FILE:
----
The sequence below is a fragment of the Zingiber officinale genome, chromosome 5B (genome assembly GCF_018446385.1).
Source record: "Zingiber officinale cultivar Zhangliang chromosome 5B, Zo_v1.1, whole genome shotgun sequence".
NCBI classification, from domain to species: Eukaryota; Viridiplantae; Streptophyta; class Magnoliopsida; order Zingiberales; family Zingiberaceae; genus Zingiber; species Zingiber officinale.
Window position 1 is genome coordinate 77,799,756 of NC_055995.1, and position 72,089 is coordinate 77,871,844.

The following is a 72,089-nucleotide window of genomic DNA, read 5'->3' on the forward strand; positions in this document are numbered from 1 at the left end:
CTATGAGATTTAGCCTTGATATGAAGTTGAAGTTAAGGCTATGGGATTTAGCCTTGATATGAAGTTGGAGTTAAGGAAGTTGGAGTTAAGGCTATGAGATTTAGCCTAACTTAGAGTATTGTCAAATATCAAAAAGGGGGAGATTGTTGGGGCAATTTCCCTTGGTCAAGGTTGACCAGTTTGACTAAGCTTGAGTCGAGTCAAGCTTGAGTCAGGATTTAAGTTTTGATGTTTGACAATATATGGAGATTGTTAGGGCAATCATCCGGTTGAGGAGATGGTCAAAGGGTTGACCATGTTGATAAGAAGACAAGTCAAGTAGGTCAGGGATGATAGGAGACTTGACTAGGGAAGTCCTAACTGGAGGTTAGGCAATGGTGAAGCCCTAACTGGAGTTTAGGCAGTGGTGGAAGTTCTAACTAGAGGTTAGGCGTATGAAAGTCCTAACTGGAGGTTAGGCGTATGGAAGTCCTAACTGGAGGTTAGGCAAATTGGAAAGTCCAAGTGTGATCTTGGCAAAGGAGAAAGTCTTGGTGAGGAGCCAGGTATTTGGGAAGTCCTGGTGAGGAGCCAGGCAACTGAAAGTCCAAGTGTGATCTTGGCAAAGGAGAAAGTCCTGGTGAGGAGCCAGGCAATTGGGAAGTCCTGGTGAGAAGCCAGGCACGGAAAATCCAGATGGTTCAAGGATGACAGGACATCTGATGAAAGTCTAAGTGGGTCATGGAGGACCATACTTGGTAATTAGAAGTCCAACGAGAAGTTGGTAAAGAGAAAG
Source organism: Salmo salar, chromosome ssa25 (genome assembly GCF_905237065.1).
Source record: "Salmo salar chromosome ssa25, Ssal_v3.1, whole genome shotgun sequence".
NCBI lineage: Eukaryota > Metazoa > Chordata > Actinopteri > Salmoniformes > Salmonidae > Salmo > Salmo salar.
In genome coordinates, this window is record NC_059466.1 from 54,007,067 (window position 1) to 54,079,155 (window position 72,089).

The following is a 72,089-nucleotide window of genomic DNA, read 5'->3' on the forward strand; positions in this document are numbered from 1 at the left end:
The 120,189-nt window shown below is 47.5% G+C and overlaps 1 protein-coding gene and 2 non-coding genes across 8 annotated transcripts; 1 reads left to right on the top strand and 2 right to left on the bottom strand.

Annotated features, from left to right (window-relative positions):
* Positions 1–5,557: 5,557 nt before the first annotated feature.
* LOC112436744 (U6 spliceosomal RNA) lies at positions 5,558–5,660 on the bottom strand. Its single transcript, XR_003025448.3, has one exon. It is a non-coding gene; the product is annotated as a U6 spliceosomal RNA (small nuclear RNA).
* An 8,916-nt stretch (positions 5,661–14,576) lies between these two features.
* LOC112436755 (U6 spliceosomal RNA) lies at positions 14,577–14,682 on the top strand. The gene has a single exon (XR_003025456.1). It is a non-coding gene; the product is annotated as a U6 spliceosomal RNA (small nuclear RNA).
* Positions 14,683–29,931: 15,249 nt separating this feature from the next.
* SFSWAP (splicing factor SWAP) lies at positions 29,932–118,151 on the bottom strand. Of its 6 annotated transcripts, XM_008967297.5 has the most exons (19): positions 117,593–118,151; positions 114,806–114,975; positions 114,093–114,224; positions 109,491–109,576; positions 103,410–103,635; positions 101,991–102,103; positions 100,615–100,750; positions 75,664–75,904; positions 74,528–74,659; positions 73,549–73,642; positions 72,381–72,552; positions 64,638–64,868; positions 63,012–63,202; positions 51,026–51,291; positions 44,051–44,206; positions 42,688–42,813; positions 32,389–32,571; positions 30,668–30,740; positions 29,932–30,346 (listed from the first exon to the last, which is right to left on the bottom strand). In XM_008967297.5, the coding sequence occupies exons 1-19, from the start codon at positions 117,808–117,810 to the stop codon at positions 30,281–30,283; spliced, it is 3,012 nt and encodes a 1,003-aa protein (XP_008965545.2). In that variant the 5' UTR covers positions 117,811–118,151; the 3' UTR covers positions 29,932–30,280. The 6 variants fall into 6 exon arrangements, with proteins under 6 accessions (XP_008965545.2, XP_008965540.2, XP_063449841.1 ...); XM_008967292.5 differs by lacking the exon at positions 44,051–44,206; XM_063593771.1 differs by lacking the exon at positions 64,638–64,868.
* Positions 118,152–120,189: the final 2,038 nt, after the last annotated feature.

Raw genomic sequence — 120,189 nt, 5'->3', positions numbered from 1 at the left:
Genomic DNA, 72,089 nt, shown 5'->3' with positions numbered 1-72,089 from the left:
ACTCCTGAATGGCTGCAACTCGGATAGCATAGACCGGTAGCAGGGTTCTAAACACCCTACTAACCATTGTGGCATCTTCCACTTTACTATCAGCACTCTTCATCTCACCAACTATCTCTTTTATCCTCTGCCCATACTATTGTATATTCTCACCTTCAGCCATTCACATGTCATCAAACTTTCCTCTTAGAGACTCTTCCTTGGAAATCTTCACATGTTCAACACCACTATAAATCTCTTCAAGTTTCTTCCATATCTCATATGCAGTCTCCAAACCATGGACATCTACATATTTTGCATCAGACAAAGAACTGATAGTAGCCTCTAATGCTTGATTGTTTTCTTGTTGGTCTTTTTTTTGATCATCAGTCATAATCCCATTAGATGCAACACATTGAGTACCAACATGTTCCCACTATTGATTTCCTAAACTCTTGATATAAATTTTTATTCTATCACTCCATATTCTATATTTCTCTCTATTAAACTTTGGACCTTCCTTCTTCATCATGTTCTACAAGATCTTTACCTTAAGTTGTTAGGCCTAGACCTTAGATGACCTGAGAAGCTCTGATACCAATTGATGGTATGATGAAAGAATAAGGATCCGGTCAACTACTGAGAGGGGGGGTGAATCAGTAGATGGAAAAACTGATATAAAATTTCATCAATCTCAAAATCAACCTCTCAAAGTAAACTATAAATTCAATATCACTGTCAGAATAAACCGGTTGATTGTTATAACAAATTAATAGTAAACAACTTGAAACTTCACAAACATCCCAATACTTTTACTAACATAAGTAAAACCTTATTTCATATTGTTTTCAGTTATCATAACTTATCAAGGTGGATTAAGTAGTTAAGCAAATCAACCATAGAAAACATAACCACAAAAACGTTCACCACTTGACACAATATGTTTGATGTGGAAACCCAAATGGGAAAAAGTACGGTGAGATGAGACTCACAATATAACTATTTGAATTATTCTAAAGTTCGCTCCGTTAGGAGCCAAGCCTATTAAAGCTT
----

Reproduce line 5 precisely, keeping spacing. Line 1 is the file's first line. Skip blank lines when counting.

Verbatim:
The following is a 72,089-nucleotide window of genomic DNA, read 5'->3' on the forward strand; positions in this document are numbered from 1 at the left end: